The most common side effects of the tablets are temporary itching or burning in the mouth, which typically resolves quickly. Studies show the tablets have a good safety profile, though a severe allergic reaction is possible, so patients on SLIT tablets are also prescribed an epinephrine auto injector, known as an Epi-Pen. Typically, insurance covers the cost of these tablets.

"They're very effective," saysDr. Howard Boltansky, an allergist at Johns Hopkins, but the main downside is that the SLIT tablets each target only a single allergen. Since most people are allergic to multiple things, many patients prefer the drop option.

Off-label use

Boltansky has been in practice more than 35 years, and recently started offering SLIT allergy drops. (He sees patients at Hopkins' otolaryngology center in Lutherville, Maryland.) "The use of sublingual immunotherapy drops has increased because of the ability to include multiple allergens that are not available in the currently FDA approved tablet, " Boltansky says. And, as patients learn about this option, they like the flexibility and convenience, which helps explain the increased interest too, he says.

The drawback is that the SLIT allergy drops are not FDA-approved, so they are not covered by most insurance, Medicare or Medicaid.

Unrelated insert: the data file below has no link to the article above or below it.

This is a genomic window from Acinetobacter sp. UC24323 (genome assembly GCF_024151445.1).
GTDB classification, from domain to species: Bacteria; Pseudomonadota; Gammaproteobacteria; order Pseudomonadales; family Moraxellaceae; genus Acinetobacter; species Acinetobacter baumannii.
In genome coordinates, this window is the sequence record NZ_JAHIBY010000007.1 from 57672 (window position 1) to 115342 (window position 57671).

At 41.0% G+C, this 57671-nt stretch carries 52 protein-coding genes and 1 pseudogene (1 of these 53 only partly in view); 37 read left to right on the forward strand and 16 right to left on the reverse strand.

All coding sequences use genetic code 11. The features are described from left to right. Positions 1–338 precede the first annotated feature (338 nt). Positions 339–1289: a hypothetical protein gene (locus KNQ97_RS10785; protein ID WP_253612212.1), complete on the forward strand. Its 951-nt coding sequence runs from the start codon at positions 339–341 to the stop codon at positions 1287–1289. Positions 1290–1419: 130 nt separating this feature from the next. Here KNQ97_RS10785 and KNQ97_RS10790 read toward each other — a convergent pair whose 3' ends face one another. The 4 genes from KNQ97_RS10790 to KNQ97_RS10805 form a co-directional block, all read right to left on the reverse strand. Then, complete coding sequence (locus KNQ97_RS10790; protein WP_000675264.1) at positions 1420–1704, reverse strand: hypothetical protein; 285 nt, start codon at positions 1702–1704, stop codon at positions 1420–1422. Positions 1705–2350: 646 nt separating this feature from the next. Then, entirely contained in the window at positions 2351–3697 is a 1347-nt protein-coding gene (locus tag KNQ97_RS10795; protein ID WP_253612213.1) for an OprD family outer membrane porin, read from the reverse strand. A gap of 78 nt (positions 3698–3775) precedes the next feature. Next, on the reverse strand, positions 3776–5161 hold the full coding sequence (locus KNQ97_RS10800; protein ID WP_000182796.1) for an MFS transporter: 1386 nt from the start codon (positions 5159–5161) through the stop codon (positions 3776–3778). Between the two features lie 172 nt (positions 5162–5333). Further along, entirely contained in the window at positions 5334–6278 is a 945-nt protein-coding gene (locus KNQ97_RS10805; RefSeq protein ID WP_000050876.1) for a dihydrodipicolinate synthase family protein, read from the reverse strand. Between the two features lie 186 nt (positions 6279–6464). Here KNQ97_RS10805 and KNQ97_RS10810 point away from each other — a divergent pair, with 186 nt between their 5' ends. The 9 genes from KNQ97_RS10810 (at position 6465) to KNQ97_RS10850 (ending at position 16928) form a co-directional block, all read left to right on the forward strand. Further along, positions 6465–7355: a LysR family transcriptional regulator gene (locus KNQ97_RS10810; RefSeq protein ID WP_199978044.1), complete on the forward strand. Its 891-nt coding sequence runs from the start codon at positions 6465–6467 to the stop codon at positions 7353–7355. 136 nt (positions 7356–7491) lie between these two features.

Boltansky explains, when he makes the allergy drops, he uses the same FDA-approved extracts he uses to make allergy shots. The only difference is, instead of injecting the serum into a person's arm, it's put into a dropper-bottle, for the patient to administer at home. So, the drops are an 'off-label' use of the extracts. "I am completely comfortable using allergy extracts that are FDA approved in an 'off-label' fashion," Boltansky says, pointing to an excellent safety record.

In Europe, many doctors have used this approach for years, Boltansky says. And, just like with the SLIT tablet, doctors also prescribe an Epi-Pen to patients taking the allergy drops, though he says serious allergic reactions are rare.